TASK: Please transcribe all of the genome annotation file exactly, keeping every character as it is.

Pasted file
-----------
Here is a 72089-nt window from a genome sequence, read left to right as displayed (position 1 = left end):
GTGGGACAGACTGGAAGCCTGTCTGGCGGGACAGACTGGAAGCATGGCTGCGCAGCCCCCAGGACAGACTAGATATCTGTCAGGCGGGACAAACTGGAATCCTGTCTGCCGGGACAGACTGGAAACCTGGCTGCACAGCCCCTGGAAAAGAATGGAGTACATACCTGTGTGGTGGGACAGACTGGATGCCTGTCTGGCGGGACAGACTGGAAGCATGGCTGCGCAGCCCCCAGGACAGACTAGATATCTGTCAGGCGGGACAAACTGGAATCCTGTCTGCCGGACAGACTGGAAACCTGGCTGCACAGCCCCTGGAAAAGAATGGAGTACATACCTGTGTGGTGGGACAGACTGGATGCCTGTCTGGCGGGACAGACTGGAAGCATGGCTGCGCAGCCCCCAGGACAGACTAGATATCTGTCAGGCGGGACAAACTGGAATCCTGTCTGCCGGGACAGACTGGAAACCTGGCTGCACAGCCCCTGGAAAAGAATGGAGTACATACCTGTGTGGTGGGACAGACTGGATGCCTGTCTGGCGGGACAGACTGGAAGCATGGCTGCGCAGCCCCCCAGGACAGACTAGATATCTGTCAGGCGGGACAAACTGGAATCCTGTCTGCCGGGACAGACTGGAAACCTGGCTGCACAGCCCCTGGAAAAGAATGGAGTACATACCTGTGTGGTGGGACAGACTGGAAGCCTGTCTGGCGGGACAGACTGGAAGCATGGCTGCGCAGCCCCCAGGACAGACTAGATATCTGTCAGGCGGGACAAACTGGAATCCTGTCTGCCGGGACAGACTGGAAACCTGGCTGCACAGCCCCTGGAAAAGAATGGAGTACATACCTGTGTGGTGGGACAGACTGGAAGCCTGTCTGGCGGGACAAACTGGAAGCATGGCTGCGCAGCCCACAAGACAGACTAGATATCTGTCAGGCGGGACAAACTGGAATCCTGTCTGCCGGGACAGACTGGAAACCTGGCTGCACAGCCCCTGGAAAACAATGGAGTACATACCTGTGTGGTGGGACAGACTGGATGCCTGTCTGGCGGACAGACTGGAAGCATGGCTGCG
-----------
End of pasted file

Here is a 72089-nt window from a genome sequence, read left to right as displayed (position 1 = left end):
GTGGGACAGACTGGAAGCCTGTCTGGCGGGACAGACTGGAAGCATGGCTGCGCAGCCCCCAGGACAGACTAGATATCTGTCAGGCGGGACAAACTGGAATCCTGTCTGCCGGGACAGACTGGAAACCTGGCTGCACAGCCCCTGGAAAAGAATGGAGTACATACCTGTGTGGTGGGACAGACTGGATGCCTGTCTGGCGGGACAGACTGGAAGCATGGCTGCGCAGCCCCCAGGACAGACTAGATATCTGTCAGGCGGGACAAACTGGAATCCTGTCTGCCGGACAGACTGGAAACCTGGCTGCACAGCCCCTGGAAAAGAATGGAGTACATACCTGTGTGGTGGGACAGACTGGATGCCTGTCTGGCGGGACAGACTGGAAGCATGGCTGCGCAGCCCCCAGGACAGACTAGATATCTGTCAGGCGGGACAAACTGGAATCCTGTCTGCCGGGACAGACTGGAAACCTGGCTGCACAGCCCCTGGAAAAGAATGGAGTACATACCTGTGTGGTGGGACAGACTGGATGCCTGTCTGGCGGGACAGACTGGAAGCATGGCTGCGCAGCCCCCCAGGACAGACTAGATATCTGTCAGGCGGGACAAACTGGAATCCTGTCTGCCGGGACAGACTGGAAACCTGGCTGCACAGCCCCTGGAAAAGAATGGAGTACATACCTGTGTGGTGGGACAGACTGGAAGCCTGTCTGGCGGGACAGACTGGAAGCATGGCTGCGCAGCCCCCAGGACAGACTAGATATCTGTCAGGCGGGACAAACTGGAATCCTGTCTGCCGGGACAGACTGGAAACCTGGCTGCACAGCCCCTGGAAAAGAATGGAGTACATACCTGTGTGGTGGGACAGACTGGAAGCCTGTCTGGCGGGACAAACTGGAAGCATGGCTGCGCAGCCCACAAGACAGACTAGATATCTGTCAGGCGGGACAAACTGGAATCCTGTCTGCCGGGACAGACTGGAAACCTGGCTGCACAGCCCCTGGAAAACAATGGAGTACATACCTGTGTGGTGGGACAGACTGGATGCCTGTCTGGCGGACAGACTGGAAGCATGGCTGCG